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10 year survey of pretrial examinations in Saskatchewan.

https://arctichealth.org/en/permalink/ahliterature246688
Source
Can J Psychiatry. 1979 Nov;24(7):683-9
Publication Type
Article
Date
Nov-1979
Author
R. Kunjukrishnan
Source
Can J Psychiatry. 1979 Nov;24(7):683-9
Date
Nov-1979
Language
English
Publication Type
Article
Keywords
Adolescent
Adult
Aged
Commitment of Mentally Ill
Crime
Female
Forensic Psychiatry
Humans
Length of Stay
Male
Mental Disorders - diagnosis
Middle Aged
Saskatchewan
Abstract
The results of a survey of pretrial examination cases admitted to the provincial psychiatric hospital in Saskatchewan from 1966 to 1975 are reported. The demographic and psychiatric data and data from the psychiatric reports to the Court are analyzed. Some deficiencies noted in the reports to the Court are discussed and some remedial measures are suggested.
PubMed ID
519634 View in PubMed
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[46 forensic psychiatric problems in cases of sexual abuse. Sex crime hysteria or public health problem?]

https://arctichealth.org/en/permalink/ahliterature34321
Source
Lakartidningen. 1997 Mar 26;94(13):1211-2
Publication Type
Article
Date
Mar-26-1997
Author
R. Schlaug
Source
Lakartidningen. 1997 Mar 26;94(13):1211-2
Date
Mar-26-1997
Language
Swedish
Publication Type
Article
Keywords
Child
Child Abuse, Sexual
Female
Forensic Psychiatry
Humans
Male
Sex Offenses
Sweden
PubMed ID
9148064 View in PubMed
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About the concept of the "dangerous individual" in 19th-century legal psychiatry.

https://arctichealth.org/en/permalink/ahliterature248925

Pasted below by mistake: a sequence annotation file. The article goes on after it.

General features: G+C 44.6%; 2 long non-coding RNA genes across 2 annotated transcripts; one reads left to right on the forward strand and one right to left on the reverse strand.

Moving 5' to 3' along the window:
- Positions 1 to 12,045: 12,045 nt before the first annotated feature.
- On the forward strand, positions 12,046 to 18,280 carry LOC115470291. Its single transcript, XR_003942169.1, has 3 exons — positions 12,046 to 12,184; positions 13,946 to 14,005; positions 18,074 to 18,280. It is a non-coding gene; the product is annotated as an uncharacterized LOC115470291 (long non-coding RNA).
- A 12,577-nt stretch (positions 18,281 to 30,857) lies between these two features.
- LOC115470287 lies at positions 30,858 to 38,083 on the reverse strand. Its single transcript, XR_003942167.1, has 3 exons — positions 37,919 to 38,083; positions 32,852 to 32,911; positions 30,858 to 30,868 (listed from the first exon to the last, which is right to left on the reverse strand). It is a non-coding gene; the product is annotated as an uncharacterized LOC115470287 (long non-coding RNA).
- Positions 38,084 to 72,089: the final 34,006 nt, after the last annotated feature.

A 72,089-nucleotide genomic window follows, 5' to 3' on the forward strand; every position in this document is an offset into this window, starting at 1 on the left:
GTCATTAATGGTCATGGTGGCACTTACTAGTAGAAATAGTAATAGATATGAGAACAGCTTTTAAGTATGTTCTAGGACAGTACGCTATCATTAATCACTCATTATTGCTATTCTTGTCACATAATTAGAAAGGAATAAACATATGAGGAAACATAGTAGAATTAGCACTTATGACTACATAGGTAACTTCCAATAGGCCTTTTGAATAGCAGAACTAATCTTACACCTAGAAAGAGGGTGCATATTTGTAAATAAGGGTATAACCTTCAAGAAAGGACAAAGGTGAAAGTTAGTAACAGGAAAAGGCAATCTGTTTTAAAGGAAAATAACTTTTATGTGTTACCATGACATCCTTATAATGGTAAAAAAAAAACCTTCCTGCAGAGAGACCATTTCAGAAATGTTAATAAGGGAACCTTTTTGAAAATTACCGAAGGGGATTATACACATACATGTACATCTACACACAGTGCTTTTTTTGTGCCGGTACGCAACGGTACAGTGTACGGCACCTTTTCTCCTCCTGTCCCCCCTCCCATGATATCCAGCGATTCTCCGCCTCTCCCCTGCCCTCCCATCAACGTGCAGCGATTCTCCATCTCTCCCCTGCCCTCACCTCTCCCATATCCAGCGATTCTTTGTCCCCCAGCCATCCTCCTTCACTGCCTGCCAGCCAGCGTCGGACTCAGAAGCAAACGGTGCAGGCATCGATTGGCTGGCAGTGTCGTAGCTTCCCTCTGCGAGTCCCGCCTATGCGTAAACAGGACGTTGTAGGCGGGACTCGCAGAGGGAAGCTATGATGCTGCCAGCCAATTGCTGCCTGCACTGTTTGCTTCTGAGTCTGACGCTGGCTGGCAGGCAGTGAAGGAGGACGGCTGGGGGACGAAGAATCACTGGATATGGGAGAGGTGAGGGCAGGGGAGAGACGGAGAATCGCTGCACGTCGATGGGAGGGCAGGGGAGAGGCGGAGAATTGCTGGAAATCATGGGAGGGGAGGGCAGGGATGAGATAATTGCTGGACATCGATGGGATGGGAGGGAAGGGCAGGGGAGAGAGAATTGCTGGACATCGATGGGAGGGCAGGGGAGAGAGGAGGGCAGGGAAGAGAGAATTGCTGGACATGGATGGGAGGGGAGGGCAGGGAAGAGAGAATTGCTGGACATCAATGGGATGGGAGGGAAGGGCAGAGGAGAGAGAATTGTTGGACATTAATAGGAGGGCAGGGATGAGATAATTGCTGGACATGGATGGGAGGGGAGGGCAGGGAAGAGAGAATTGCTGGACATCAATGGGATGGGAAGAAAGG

Source
Int J Law Psychiatry. 1978 Feb;1(1):1-18
Publication Type
Article
Date
Feb-1978
Author
M. Foucault
Source
Int J Law Psychiatry. 1978 Feb;1(1):1-18
Date
Feb-1978
Language
English
Publication Type
Article
Keywords
Canada
Dangerous Behavior
Europe
Forensic Psychiatry - history
History, 19th Century
Humans
Terminology as Topic
Violence
PubMed ID
374291 View in PubMed
Less detail

Absolute versus relative ascertainment of pedophilia in men.

https://arctichealth.org/en/permalink/ahliterature147471
Source
Sex Abuse. 2009 Dec;21(4):431-41
Publication Type
Article
Date
Dec-2009
Author
Ray Blanchard
Michael E Kuban
Thomas Blak
James M Cantor
Philip E Klassen
Robert Dickey
Author Affiliation
Centre for Addiction and Mental Health, Toronto, Ontario, Canada. Ray_Blanchard@camh.net
Source
Sex Abuse. 2009 Dec;21(4):431-41
Date
Dec-2009
Language
English
Publication Type
Article
Keywords
Adolescent
Adult
Audiovisual Aids
Child
Choice Behavior
Diagnostic and Statistical Manual of Mental Disorders
Female
Forensic Psychiatry - methods
Humans
Male
Men - psychology
Ontario
Pedophilia - classification - diagnosis - physiopathology - psychology
Penile Erection - physiology - psychology
Plethysmography - methods - standards
Psychological Tests
Psychometrics
Psychophysiology - methods - standards
Referral and Consultation
Tape Recording
Abstract